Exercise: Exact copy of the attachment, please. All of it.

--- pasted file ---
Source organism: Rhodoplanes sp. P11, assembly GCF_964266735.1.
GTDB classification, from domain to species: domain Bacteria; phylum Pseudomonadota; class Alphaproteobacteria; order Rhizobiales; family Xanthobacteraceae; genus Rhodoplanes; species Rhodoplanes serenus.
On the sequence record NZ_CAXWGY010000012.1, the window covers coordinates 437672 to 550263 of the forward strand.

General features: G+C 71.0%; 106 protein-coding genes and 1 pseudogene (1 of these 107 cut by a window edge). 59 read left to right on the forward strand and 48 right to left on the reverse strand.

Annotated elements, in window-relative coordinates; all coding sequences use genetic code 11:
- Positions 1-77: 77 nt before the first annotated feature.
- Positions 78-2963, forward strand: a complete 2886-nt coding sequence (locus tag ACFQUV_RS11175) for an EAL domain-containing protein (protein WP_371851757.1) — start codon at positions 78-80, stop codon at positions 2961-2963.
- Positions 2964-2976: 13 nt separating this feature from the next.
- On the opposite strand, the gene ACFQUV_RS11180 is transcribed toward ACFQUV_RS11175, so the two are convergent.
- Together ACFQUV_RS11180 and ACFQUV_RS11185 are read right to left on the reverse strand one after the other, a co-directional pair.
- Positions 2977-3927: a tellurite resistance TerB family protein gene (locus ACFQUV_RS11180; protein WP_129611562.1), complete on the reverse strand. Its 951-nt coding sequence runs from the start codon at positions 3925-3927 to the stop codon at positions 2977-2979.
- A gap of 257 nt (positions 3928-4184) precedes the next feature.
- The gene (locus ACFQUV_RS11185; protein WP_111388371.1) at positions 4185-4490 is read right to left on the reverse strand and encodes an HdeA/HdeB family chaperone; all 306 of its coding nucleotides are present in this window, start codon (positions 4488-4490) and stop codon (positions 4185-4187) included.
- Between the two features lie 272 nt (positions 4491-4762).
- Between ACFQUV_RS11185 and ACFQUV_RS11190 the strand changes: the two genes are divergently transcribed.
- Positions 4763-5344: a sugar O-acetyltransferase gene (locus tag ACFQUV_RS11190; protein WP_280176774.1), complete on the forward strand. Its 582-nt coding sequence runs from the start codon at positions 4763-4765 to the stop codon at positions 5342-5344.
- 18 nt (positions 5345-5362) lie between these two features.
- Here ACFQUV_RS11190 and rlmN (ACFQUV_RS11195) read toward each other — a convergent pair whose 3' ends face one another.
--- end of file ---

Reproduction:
Source organism: Rhodoplanes sp. P11, assembly GCF_964266735.1.
GTDB classification, from domain to species: domain Bacteria; phylum Pseudomonadota; class Alphaproteobacteria; order Rhizobiales; family Xanthobacteraceae; genus Rhodoplanes; species Rhodoplanes serenus.
On the sequence record NZ_CAXWGY010000012.1, the window covers coordinates 437672 to 550263 of the forward strand.

General features: G+C 71.0%; 106 protein-coding genes and 1 pseudogene (1 of these 107 cut by a window edge). 59 read left to right on the forward strand and 48 right to left on the reverse strand.

Annotated elements, in window-relative coordinates; all coding sequences use genetic code 11:
- Positions 1-77: 77 nt before the first annotated feature.
- Positions 78-2963, forward strand: a complete 2886-nt coding sequence (locus tag ACFQUV_RS11175) for an EAL domain-containing protein (protein WP_371851757.1) — start codon at positions 78-80, stop codon at positions 2961-2963.
- Positions 2964-2976: 13 nt separating this feature from the next.
- On the opposite strand, the gene ACFQUV_RS11180 is transcribed toward ACFQUV_RS11175, so the two are convergent.
- Together ACFQUV_RS11180 and ACFQUV_RS11185 are read right to left on the reverse strand one after the other, a co-directional pair.
- Positions 2977-3927: a tellurite resistance TerB family protein gene (locus ACFQUV_RS11180; protein WP_129611562.1), complete on the reverse strand. Its 951-nt coding sequence runs from the start codon at positions 3925-3927 to the stop codon at positions 2977-2979.
- A gap of 257 nt (positions 3928-4184) precedes the next feature.
- The gene (locus ACFQUV_RS11185; protein WP_111388371.1) at positions 4185-4490 is read right to left on the reverse strand and encodes an HdeA/HdeB family chaperone; all 306 of its coding nucleotides are present in this window, start codon (positions 4488-4490) and stop codon (positions 4185-4187) included.
- Between the two features lie 272 nt (positions 4491-4762).
- Between ACFQUV_RS11185 and ACFQUV_RS11190 the strand changes: the two genes are divergently transcribed.
- Positions 4763-5344: a sugar O-acetyltransferase gene (locus tag ACFQUV_RS11190; protein WP_280176774.1), complete on the forward strand. Its 582-nt coding sequence runs from the start codon at positions 4763-4765 to the stop codon at positions 5342-5344.
- 18 nt (positions 5345-5362) lie between these two features.
- Here ACFQUV_RS11190 and rlmN (ACFQUV_RS11195) read toward each other — a convergent pair whose 3' ends face one another.